Brief guidance on terms related to substance use, addiction, and treatment, and recovery

 

Behavioral Health

Behavioral health is a term that is used differently by different people. For us, “behavioral health” refers to a state of mental/emotional being and/or choices and actions that affect wellness. Behavioral health problems include risky substance use, serious psychological distress, suicide, and mental and substance use disorders.
Adapted from: SAMHSA


Harm reduction

Harm reduction is a set of practical strategies and ideas aimed at reducing negative consequences associated with drug and alcohol use.
Adapted from: Harm Reduction Coalition


MAT

MAT is the use of medications, in combination with other therapies, to provide a whole-patient approach to the treatment of substance use disorders. Examples of medications are methadone and buprenorphine for opioid addiction, naltrexone and acamprosate for alcohol addiction, and nicotine replacement therapy for tobacco smokers who are addicted to nicotine.
Adapted from: SAMHSA


Overdose

When a drug is eaten, inhaled, injected, or absorbed through the skin in excessive amounts and injures the body. Overdoses are either intentional or unintentional. Drug overdoses are the leading cause of injury death in the United States.
Adapted from: CDC


Prescription drug abuse

The use of a medication a) without a prescription and/or b) in a way other than as prescribed. Data indicate that prescription drug abuse has grown substantially in the last few decades. For example, overdose deaths from prescription drugs have tripled since 1990. Treatment admissions for prescription drug use quadrupled between 1999 and 2009.
Adapted from: NIDA


Prevention

Risky substance use and addiction can be prevented. Prevention strategies include: screening, brief intervention, and perhaps referrals to treatment (SBIRT); messaging from parents, doctors, teachers, the media and others in the community to encourage healthy choices and discourage substance use; increasing taxes on tobacco and alcohol products; reducing the availability of non-medical prescription medications; and restricting advertising of addictive substances, particularly to young people.
Adapted from: CASAColumbia


Recovery

There is no broadly agreed-upon definition of recovery from addiction. SAMHSA has constructed a working definition of recovery from addiction and mental health disorders, which is “a process of change through which individuals improve their health and wellness, live self-directed lives, and strive to reach their full potential.” The recovery process is highly personal and occurs via many pathways. It may include clinical treatment, medications, faith-based approaches, peer support, family support, self-care, and other approaches.
Adapted from: SAMHSA


Risky Substance Use

Risky alcohol use is a term for a) any drinking by those who are pregnant, underage, operating machinery, or with a health condition adversely affected by alcohol; b) binge drinking, and c) heavy drinking. Risky alcohol use can result in harm to one’s health, interpersonal relationships, and ability to work. It can also lead an alcohol use disorder, although risky alcohol use is not the same as alcoholism. Guidelines for the safe use of illicit drugs have not been established. However, as with alcohol, risky drug use is not the same as having a substance use disorder, although it may also result in harm to one’s health, interpersonal relationships, and ability to work. And for some individuals, risky drug use leads to a substance use disorder.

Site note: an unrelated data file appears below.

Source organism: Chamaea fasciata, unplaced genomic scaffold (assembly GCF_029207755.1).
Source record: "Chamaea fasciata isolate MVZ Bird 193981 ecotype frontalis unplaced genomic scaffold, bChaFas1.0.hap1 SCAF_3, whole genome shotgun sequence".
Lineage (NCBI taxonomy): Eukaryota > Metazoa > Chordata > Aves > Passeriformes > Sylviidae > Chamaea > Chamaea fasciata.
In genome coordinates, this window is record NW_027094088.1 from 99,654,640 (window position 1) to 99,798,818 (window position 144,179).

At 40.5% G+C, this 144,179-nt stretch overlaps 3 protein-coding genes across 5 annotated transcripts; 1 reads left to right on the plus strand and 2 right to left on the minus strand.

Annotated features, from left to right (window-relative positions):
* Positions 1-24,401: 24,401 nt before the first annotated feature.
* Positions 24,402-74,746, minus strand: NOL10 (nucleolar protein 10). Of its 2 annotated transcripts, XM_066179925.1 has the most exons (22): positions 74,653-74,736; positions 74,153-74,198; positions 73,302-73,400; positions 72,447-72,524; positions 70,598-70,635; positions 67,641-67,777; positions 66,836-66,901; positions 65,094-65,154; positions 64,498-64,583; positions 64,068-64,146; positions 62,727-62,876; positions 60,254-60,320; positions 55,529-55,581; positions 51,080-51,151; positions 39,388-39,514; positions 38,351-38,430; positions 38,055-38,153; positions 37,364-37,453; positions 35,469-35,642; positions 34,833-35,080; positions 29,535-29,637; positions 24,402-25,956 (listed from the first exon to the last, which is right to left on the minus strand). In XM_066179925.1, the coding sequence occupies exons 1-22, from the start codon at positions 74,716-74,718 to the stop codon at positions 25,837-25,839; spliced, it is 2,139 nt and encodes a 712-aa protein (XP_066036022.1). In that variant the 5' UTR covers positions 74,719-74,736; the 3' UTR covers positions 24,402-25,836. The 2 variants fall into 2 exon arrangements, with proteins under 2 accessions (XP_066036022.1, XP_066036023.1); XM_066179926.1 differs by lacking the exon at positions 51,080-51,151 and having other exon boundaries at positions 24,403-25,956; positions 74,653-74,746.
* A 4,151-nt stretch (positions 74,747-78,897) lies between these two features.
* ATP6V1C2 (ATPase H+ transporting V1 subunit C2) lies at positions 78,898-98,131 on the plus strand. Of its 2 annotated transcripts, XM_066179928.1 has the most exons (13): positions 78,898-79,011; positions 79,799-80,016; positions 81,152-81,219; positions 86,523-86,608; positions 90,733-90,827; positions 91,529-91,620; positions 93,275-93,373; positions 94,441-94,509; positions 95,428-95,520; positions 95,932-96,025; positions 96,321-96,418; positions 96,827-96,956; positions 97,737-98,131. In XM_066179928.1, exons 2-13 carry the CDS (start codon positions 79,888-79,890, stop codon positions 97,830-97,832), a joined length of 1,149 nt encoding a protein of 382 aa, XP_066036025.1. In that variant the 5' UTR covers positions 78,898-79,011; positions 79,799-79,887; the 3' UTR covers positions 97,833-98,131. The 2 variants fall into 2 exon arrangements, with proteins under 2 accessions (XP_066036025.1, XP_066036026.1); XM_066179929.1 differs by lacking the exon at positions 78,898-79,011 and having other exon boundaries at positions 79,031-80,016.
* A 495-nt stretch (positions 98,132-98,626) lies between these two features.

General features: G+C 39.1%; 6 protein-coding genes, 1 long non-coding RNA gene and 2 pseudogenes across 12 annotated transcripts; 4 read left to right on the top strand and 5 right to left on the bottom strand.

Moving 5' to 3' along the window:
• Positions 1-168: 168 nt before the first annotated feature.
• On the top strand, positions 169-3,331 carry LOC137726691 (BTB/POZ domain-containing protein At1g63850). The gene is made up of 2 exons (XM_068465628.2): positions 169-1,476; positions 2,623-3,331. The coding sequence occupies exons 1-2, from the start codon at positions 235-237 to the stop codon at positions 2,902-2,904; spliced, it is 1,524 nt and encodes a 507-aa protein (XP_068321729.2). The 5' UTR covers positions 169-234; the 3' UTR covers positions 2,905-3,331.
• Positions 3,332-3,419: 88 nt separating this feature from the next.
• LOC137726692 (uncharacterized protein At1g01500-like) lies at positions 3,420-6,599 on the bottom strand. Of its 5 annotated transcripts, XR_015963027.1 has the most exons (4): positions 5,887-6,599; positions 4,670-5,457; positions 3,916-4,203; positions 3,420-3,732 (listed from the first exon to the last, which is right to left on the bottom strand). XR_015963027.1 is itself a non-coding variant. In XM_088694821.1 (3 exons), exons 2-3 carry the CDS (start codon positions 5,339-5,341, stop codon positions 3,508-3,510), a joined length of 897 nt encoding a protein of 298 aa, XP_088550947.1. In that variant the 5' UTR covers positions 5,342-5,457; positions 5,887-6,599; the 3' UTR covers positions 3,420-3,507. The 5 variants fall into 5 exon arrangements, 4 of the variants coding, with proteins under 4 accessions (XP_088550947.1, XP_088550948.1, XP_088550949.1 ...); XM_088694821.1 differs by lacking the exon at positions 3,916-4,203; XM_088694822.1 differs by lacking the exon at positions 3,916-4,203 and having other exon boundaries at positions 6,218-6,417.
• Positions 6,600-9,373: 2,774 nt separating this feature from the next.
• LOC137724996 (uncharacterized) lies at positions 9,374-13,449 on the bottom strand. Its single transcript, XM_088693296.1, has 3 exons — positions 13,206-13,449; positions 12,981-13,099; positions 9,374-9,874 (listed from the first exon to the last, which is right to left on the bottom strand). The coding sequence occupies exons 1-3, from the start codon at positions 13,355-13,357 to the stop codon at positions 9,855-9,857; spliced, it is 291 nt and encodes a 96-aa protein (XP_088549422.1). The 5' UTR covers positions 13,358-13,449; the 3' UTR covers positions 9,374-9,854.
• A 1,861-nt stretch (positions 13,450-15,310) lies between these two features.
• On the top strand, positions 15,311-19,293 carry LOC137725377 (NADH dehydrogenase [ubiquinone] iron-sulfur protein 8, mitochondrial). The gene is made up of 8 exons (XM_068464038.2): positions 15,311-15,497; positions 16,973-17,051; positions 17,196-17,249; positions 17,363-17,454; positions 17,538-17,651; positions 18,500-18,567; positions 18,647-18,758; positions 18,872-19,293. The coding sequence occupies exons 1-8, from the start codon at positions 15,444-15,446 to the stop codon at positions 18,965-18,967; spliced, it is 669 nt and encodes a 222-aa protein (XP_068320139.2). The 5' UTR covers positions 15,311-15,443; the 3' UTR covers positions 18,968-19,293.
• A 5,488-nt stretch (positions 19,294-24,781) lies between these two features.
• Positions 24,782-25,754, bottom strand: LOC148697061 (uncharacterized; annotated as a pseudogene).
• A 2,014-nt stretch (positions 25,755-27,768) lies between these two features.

Adapted from: CDC


SBIRT

Screening, Brief Intervention and Referral to Treatment (SBIRT) is an evidence-based approach to identifying people who use alcohol and other drugs at risky levels, with the goal of reducing and preventing related health consequences, disease, accidents and injuries. Anyone can do SBIRT, including medical professionals, human service providers, educators, and faith leaders.
Adapted from: SBIRT Colorado


Substance Use

Substance use is a multi-faceted phenomenon that encompasses a range of behaviors. People use substances for complex reasons. Substance use may be risky (e.g. teenage drinking, smoking while pregnant). It may lead to (or be a symptom of) a substance use disorder.
Adapted from: Harm Reduction Coalition


SUD

The American Psychiatric Association uses the term substance use disorder (SUD) to diagnose an unhealthy relationship with substances, including addiction. SUDs can be categorized as mild, moderate and severe. The symptoms associated with an SUD fall into four major groupings: impaired control, social impairment, risky use, and pharmacological criteria (i.e., tolerance and withdrawal). SUDs are treatable.
Adapted from: NIDA


Treatment

Treatment is intended to help addicted individuals stop compulsive seeking and use of substances. Treatment can occur in a variety of settings, take many different forms, and last for different lengths of time. It may include both medications and counseling. Because addiction is typically a chronic disorder characterized by occasional relapses, a short-term, one-time treatment may not be sufficient.
Adapted from: NIDA